9. 9. What was Human Genome Project The Human Genome Project was an international research effort to determine the sequence of the human genome and identify the genes that it contains. The Project was coordinated by the National Institutes of Health and the U.S. Department of Energy. Additional contributors included universities across the United States and international partners in the United Kingdom, France, Germany, Japan, and China
  10. 10.  The Human Genome Project formally began in 1990 and was completed in 2003,2 years ahead of its original schedule The work of the Human Genome Project has allowed researchers to begin to understand the blueprint for building a person researchers learn more about the functions of genes and proteins this knowledge will have a major impact in the fields of medicine, biotechnology, and the life sciences
  11. 11. What were the goals of the Human Genome Project Project goals were to  Identify all the approximately 20,000-25,000 genes in human DNA, Determine the sequences of the 3 billion chemical base pairs that make up human  DNA, Store this information in databases, Improve tools for data analysis, Transfer related technologies to the private sector, and Address the ethical, legal, and social issues (ELSI) that may arise from the project. The Project also aimed to sequence the genomes of several other organisms that are  important to medical research, such as the mouse and the fruit fly.
  12. 12. What is DNA sequencing Sequencing means determining  the exact order of the base pairs  in a segment of DNA method used by the HGP to  produce the finished version of  the human genetic code is map- based, or BAC-based, sequencing  More recently scientists  estimated that there are less than 30,000 human genes. However,  we still have to make guesses at  the actual number of genes,  because not all of the human  genome sequence is annotated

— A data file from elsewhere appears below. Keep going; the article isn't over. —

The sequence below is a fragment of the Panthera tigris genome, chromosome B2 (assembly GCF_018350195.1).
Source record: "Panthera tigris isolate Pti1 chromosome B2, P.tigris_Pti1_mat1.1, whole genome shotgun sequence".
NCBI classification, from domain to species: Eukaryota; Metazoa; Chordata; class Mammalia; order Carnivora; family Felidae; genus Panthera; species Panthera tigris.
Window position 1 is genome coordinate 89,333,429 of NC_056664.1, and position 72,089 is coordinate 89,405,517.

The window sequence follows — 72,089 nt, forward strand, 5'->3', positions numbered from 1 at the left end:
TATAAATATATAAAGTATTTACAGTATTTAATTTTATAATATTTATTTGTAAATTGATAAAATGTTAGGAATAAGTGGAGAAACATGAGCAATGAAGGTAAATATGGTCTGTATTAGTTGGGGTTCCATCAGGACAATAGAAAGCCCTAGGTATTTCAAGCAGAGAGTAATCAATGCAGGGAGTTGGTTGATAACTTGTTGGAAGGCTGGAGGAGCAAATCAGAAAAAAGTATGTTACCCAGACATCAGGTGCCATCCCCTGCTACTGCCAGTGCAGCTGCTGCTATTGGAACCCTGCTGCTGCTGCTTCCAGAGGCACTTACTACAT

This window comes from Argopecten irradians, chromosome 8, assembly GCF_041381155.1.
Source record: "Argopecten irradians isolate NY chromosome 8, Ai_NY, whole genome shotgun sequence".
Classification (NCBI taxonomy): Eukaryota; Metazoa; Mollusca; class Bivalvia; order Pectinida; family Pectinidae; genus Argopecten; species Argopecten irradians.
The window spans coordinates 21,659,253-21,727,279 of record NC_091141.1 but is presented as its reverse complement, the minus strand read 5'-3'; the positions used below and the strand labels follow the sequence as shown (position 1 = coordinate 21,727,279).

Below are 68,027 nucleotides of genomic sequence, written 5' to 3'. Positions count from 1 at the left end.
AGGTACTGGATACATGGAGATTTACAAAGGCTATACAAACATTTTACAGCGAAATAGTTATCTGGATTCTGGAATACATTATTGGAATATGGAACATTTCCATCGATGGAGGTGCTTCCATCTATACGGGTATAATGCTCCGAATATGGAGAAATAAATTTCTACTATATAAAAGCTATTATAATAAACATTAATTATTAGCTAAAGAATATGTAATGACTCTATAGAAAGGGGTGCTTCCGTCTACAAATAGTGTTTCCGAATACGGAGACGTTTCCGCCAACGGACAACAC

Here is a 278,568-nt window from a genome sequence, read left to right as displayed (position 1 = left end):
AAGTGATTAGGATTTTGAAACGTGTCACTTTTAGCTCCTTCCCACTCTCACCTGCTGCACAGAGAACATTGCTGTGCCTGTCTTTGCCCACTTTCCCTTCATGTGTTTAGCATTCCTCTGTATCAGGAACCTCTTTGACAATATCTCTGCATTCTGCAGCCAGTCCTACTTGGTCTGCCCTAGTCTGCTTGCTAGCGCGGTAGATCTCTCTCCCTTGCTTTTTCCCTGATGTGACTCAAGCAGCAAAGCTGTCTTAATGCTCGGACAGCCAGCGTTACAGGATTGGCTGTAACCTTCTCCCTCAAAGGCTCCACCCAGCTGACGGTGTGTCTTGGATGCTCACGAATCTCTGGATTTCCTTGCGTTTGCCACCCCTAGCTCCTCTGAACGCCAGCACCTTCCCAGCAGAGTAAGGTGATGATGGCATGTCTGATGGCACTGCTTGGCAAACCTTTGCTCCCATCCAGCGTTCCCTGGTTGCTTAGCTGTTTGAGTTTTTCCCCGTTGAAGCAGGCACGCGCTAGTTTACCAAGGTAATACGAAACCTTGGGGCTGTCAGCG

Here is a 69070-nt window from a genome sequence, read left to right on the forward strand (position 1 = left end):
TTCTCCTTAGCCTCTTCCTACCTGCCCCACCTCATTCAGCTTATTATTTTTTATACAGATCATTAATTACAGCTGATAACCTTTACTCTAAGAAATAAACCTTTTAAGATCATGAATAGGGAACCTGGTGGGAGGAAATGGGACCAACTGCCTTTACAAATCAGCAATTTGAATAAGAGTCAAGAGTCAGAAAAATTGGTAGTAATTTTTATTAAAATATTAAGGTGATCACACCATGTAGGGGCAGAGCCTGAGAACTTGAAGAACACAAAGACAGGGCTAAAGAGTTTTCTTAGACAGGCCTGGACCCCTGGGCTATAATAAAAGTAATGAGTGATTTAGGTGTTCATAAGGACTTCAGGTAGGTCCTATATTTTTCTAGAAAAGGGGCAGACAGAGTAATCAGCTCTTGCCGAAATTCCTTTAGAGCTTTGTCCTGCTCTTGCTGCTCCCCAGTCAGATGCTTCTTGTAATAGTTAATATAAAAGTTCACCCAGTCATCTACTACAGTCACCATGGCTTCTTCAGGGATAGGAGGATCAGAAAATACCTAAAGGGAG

13. 13. Omic Projects International HapMap Project     that aims to develop  a haplotype map (HapMap) of  the human genome, which will  describe the common patterns of  human genetic variation HapMap is a key resource for  researchers to find genetic variants  affecting health, disease and  responses to drugs and  environmental factors 
  14. 14. Encode DNA  Encyclopedia of DNA Elements (ENCODE ) The goal is to find all functional elements in the human genome  On 5 September 2012, initial results of the project were released These publications combine to show that approximately 20%  of noncoding DNA in the human genome is functional while an  additional 60% is transcribed with no known function. These results demonstrate that gene regulation is far more complex  than previously believed.   
  15. 15. Human Genome Project YESTERDAY Just a half-century ago, very little was known about the  genetic factors that contribute  to human disease The Human Genome project spurred a revolution in biotechnology innovation around  the worldIn April 2003, researchers successfully completed the Human Genome Project  TODAY The Human Genome Project has already fueled the discovery of more than 1,800  disease genes As a result of the Human Genome Project, today’s researchers can find a gene  suspected of causing an inherited disease in a matter of days, rather than the years it  took before the genome sequence was in hand  
  16. 16.  TOMORROWAn ambitious new initiative, The Cancer Genome Atlas aims to identify all the genetic abnormalities seen in 50 major types of cancer.Based on a deeper understanding of disease at the genomic level, we will see a whole new generation of targeted interventions, many of which will be drugs that are much more effective and cause fewer side effects than those available today.
  17. 17. Thank you